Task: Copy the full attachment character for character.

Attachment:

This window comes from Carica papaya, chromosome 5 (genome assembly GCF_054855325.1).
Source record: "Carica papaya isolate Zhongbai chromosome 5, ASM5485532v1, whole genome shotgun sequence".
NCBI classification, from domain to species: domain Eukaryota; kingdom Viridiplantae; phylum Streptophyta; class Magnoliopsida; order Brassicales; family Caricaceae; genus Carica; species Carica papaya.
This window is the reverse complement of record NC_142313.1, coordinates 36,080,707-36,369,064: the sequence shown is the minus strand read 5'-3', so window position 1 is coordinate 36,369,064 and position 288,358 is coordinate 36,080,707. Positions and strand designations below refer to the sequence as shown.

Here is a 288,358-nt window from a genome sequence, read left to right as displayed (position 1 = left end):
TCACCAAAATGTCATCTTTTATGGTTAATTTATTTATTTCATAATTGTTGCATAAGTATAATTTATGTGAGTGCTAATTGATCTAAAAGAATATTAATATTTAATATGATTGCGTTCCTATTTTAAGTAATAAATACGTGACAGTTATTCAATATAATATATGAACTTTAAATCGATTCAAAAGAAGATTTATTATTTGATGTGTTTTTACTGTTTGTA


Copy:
This window comes from Carica papaya, chromosome 5 (genome assembly GCF_054855325.1).
Source record: "Carica papaya isolate Zhongbai chromosome 5, ASM5485532v1, whole genome shotgun sequence".
NCBI classification, from domain to species: domain Eukaryota; kingdom Viridiplantae; phylum Streptophyta; class Magnoliopsida; order Brassicales; family Caricaceae; genus Carica; species Carica papaya.
This window is the reverse complement of record NC_142313.1, coordinates 36,080,707-36,369,064: the sequence shown is the minus strand read 5'-3', so window position 1 is coordinate 36,369,064 and position 288,358 is coordinate 36,080,707. Positions and strand designations below refer to the sequence as shown.

Here is a 288,358-nt window from a genome sequence, read left to right as displayed (position 1 = left end):
TCACCAAAATGTCATCTTTTATGGTTAATTTATTTATTTCATAATTGTTGCATAAGTATAATTTATGTGAGTGCTAATTGATCTAAAAGAATATTAATATTTAATATGATTGCGTTCCTATTTTAAGTAATAAATACGTGACAGTTATTCAATATAATATATGAACTTTAAATCGATTCAAAAGAAGATTTATTATTTGATGTGTTTTTACTGTTTGTA